Plots are an essential part of making a good book. It is essentially the story. It is what happens in the book and how it happens. I have seen good books filled with well-written characters and setting only to have a muddled or convoluted plot drag it down. Plot helps enhance the characters when the reader knows what is happening. So let’s begin.
Sometimes an author will make an convoluted plot filled with several subplots and characters that are contantly introduced. As you can guess, it can get quite messy. Don’t get me wrong, it can work, but more often than not it over complicates the story. Keep it simple. It’s ok to have a few subplots, but make sure to prioritize the main story. When you lose sight of the main conflict, you can end up losing the reader. If he/she ends up confused and has no idead what is happening, they will more than likely lose interest in the book. Sometimes authors add so many twists that I end up losing track of what is actually happening. I certainly see the appeal of a plot twist and when done correctly can add some depth and trigger many emotions (mostly shock). But do not add a plot twist for the sake of having a plot twist. If there is no context to the plot twist or any hints from previous chapters, the plot twist can end up hurting the book more than it helps it. I have seen movies that introduce plot twists and when I though about it, the plot of the movie just unraveled. Go ahead, add some subplots, but do not lose track of the main plot.
2. Keep the plot moving/ Advance the plot
This kind of relates to the first point. While priortizing the main conflict is important, keep the plot moving. Essentially, advance it. Now every page or maybe even every chapter does not have to keep the plot moving, but never ever stick too long in one place. It’s ok to have a chapter dedicated to devloping the character, in fact I prefer that you do. This becomes more apparent in books with tons of exposition. I get that your world has interesting lore with years of history behind it, but do not dump it to us all at once. Slowly develop it as the characters visit these interesting places or add it in moments. Now as I mentioned before, subplots are fine. When done correctly, they can add depth to a character or contribute to a shocking twist. But make sure to actually develop it. Spend a few pages making sure that the subplot is still advancing. YA novels usually opt for a romance as a subplot. Romance can be a tricky subject to handle and without advancing it or providing some interaction between the two or three(Warning:triangles usually suck) characters, it can feel rushed and provide little to no substance. Keep the plot moving, or if the story never moves, the reader will get bored.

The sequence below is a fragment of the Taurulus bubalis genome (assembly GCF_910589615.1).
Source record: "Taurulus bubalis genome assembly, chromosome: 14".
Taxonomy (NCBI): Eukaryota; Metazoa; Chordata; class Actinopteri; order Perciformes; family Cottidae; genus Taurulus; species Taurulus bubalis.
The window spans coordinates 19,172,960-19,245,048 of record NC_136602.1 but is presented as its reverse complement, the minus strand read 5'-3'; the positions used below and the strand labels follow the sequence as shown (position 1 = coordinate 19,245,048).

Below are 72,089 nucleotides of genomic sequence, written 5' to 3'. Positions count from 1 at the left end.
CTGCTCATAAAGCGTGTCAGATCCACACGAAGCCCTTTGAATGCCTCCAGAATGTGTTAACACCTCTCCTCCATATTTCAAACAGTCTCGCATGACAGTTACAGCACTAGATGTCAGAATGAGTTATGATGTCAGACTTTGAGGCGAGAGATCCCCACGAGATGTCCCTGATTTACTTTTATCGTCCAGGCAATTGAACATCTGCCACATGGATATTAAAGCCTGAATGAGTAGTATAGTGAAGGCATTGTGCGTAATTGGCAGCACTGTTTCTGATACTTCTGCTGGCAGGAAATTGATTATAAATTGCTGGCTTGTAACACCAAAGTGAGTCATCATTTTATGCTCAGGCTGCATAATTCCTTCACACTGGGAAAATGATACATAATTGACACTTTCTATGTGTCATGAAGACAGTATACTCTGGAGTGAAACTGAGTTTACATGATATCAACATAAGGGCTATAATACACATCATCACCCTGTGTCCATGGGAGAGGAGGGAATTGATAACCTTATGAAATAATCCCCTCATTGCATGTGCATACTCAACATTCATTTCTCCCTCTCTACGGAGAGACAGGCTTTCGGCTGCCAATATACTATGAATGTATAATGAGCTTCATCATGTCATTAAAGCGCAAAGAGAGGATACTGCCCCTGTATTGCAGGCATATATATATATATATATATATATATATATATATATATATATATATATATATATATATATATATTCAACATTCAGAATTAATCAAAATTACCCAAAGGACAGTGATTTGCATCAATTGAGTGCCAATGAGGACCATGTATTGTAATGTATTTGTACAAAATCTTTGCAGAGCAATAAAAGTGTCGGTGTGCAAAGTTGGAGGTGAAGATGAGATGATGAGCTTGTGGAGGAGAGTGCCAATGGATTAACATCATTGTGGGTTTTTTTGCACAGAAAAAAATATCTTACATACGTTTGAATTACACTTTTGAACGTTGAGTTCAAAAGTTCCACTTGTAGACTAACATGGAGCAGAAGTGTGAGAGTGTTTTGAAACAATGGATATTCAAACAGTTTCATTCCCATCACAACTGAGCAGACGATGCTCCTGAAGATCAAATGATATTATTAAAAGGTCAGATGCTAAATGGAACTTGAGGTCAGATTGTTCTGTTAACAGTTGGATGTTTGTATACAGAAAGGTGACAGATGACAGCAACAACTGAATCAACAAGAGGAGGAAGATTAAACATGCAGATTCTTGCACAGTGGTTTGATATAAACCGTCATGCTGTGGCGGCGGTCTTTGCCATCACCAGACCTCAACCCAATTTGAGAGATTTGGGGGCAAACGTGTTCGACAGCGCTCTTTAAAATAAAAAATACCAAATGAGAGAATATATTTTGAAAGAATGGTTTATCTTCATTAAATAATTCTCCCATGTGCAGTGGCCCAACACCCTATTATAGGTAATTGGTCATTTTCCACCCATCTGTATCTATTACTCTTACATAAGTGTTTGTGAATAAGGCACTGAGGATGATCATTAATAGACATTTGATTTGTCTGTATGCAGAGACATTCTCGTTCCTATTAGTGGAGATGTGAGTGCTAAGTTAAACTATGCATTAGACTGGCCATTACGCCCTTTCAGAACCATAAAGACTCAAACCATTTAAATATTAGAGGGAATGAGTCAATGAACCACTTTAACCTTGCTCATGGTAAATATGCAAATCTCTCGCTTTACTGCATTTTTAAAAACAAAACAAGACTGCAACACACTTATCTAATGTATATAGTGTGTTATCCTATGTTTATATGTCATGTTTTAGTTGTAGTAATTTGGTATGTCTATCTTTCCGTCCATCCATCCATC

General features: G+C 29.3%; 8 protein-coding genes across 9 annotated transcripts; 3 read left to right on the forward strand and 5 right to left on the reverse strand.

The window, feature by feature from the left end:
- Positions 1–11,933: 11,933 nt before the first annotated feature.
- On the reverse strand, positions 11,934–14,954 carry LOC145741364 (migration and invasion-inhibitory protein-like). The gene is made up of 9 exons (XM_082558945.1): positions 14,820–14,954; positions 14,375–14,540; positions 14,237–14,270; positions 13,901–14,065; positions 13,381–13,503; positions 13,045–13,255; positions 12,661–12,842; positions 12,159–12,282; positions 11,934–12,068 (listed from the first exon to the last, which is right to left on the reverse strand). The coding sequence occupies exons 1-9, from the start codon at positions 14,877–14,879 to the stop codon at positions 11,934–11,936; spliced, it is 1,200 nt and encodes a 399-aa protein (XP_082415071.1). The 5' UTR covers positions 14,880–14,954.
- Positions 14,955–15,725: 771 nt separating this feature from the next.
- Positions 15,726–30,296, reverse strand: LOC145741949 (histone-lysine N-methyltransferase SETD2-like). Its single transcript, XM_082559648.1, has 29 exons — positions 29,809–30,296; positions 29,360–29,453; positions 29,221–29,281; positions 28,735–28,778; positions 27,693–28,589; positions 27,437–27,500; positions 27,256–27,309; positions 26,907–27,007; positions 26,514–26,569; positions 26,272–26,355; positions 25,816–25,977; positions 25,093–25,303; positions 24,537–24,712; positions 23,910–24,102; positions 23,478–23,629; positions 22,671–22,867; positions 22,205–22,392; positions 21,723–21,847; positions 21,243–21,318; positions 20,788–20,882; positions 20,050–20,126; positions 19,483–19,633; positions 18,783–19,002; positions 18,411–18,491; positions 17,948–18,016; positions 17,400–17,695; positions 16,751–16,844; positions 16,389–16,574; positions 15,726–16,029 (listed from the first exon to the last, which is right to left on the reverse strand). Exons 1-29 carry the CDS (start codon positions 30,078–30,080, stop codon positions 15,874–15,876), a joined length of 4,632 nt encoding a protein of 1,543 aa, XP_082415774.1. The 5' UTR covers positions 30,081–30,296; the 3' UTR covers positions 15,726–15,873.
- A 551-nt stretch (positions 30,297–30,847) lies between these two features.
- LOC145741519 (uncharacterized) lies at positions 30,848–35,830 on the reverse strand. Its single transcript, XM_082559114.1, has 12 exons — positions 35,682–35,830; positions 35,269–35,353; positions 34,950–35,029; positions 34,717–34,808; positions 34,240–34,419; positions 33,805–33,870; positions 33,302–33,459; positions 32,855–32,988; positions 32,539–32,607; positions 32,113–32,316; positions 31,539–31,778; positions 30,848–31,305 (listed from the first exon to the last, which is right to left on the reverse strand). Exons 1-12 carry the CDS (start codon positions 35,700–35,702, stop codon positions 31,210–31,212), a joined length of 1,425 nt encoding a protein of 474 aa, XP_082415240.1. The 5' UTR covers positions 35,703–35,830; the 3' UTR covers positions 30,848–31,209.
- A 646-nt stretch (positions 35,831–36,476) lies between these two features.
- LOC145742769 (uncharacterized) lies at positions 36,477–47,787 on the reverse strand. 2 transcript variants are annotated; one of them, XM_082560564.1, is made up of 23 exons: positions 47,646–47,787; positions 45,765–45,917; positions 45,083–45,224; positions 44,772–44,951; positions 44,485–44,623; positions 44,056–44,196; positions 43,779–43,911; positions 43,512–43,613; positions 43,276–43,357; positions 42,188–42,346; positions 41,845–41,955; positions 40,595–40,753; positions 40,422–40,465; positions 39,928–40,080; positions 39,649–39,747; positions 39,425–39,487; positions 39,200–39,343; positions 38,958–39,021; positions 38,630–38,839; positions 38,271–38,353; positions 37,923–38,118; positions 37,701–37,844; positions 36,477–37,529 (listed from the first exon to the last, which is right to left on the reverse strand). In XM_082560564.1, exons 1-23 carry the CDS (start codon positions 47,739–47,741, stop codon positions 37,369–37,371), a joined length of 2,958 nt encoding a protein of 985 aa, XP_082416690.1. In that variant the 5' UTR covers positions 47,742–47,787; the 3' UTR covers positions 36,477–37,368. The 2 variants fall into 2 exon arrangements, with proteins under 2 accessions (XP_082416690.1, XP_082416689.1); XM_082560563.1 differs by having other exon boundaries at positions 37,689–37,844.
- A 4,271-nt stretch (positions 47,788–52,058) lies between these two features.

3. Use all the characters
Characters are another crucial part of a book. Now the main characters will be in the majority of the story, but do not be afraid to dedicate some time to some of the supporting characters. Using some subplots or interaction between them can really develop the supporting characters creating a full cast of unique characters that can immerse and satisfy the reader. There is nothing to wrong with having too many great characters. Not only that but developing characters and having them all involved can create an emotional connection with the reader. It can make every action that affects them, punch that much harder. When you don’t advance a character’s arc and let’s say they die, the reader will shrug it off with little to no care. Developing all the characters can make the plot matter much more.
So that’s what I think makes a good plot. I probably did not cover all of the points, but these are what I believe to ve the most essential.